Islamic norms for stock screening A comparison between the Kuala Lumpur Stock Exchange Islamic Index and the Dow Jones Islamic Market Index

Islamic norms for stock screening A comparison between the Kuala Lumpur Stock Exchange Islamic... Purpose – The purpose of this paper is to compare the criteria used among Islamic Indices, specifically between the Kuala Lumpur Stock Exchange Shari'ah Index (KLSESI) and the Dow Jones Islamic Market Index (DJIM) in screening a permissible company for investment purposes. The two controversial criteria examined are: level of debt and level of liquidity of company. Design/methodology/approach – The paper investigates the 642 companies listed on the Bursa Malaysia in 2006 as approved Shariah 's compliant companies by the Shari'ah Advisory Council of the KLSE. Findings – Overall, the results reveal that the KLSESI does not use both the criteria set by the DJIM as its measures during the screening process. As for the level of debt criterion, the results show that 44.07 percent of the companies listed under the KLSESI are highly geared. These companies depend heavily on debt to finance their capital. However, the results for the level of liquidity criterion are not as extreme as the level of debt where it shows only 17 percent of the companies listed under the KLSESI are highly liquid. The results also indicate that if both criteria are compared concurrently, only 198 out of 565 companies listed under the KLSESI conform to the criteria set up by the DJIM. Research limitations/implications – The main reasons why the differences exist among Islamic Indices are due to micro‐factor as faced by Malaysian companies such as the limited amount of capital resources. The Shari'ah supervisory board of the respective indices represents the sole body that determines the rules or criteria to be used by each index. This explains why the indices differ from one country to another and efforts should be done by regulators in the respective countries to harmonize the differing criteria used. Originality/value – The paper represents the first study that compares the criteria used by two different indices regarding Islamic capital investment in a developing country. http://www.deepdyve.com/assets/images/DeepDyve-Logo-lg.png International Journal of Islamic and Middle Eastern Finance and Management Emerald Publishing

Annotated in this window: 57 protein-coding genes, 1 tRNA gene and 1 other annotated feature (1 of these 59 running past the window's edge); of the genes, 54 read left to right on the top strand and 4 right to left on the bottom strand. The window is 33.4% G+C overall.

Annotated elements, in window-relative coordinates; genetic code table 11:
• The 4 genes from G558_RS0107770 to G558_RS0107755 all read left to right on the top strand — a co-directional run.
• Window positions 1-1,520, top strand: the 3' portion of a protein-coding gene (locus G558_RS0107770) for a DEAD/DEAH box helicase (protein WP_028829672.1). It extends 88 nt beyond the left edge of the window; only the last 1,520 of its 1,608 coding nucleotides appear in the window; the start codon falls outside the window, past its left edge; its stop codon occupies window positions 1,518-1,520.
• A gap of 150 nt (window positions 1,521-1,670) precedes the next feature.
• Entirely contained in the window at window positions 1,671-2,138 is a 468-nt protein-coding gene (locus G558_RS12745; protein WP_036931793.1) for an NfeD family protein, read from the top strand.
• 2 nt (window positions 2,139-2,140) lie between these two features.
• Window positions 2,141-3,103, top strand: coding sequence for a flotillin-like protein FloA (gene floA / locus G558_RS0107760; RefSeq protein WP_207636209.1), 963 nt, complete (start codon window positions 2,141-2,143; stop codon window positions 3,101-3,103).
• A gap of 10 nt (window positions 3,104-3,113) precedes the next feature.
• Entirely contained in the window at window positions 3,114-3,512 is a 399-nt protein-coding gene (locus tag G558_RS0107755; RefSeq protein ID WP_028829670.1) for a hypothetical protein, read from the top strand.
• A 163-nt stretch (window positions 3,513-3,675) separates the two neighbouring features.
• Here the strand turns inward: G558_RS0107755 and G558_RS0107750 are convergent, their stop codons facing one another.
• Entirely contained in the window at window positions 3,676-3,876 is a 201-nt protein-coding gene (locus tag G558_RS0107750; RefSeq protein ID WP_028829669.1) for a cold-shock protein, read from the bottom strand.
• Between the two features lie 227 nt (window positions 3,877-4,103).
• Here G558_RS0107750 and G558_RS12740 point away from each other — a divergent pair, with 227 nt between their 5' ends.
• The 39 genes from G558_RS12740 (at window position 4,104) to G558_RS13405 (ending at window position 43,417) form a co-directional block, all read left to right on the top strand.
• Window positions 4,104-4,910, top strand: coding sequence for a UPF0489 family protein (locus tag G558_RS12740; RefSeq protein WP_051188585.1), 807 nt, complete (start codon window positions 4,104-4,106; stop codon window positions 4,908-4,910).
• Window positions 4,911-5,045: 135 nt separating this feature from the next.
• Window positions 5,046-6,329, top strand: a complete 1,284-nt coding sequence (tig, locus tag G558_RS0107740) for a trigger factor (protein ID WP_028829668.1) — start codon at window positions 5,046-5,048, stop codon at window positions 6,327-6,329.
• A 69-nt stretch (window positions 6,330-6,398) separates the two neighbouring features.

Islamic norms for stock screening A comparison between the Kuala Lumpur Stock Exchange Islamic Index and the Dow Jones Islamic Market Index

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Publisher
Emerald Publishing
Copyright
Copyright © 2010 Emerald Group Publishing Limited. All rights reserved.
ISSN
1753-8394
DOI
10.1108/17538391011072426
Publisher site
See Article on Publisher Site

Abstract

Purpose – The purpose of this paper is to compare the criteria used among Islamic Indices, specifically between the Kuala Lumpur Stock Exchange Shari'ah Index (KLSESI) and the Dow Jones Islamic Market Index (DJIM) in screening a permissible company for investment purposes. The two controversial criteria examined are: level of debt and level of liquidity of company. Design/methodology/approach – The paper investigates the 642 companies listed on the Bursa Malaysia in 2006 as approved Shariah 's compliant companies by the Shari'ah Advisory Council of the KLSE. Findings – Overall, the results reveal that the KLSESI does not use both the criteria set by the DJIM as its measures during the screening process. As for the level of debt criterion, the results show that 44.07 percent of the companies listed under the KLSESI are highly geared. These companies depend heavily on debt to finance their capital. However, the results for the level of liquidity criterion are not as extreme as the level of debt where it shows only 17 percent of the companies listed under the KLSESI are highly liquid. The results also indicate that if both criteria are compared concurrently, only 198 out of 565 companies listed under the KLSESI conform to the criteria set up by the DJIM. Research limitations/implications – The main reasons why the differences exist among Islamic Indices are due to micro‐factor as faced by Malaysian companies such as the limited amount of capital resources. The Shari'ah supervisory board of the respective indices represents the sole body that determines the rules or criteria to be used by each index. This explains why the indices differ from one country to another and efforts should be done by regulators in the respective countries to harmonize the differing criteria used. Originality/value – The paper represents the first study that compares the criteria used by two different indices regarding Islamic capital investment in a developing country.

Journal

International Journal of Islamic and Middle Eastern Finance and ManagementEmerald Publishing

Published: Aug 31, 2010

Keywords: Islam; Equity capital; Investments; Debts; Liquidity; Malaysia

References

  • Islamic venture capital
    Choudhury, M.A.
  • Religion, ethics and stock trading: the case of an Islamic equities market
    Naughton, S.; Naughton, T.
  • Islamic ethics and the implication for business
    Rice, G.

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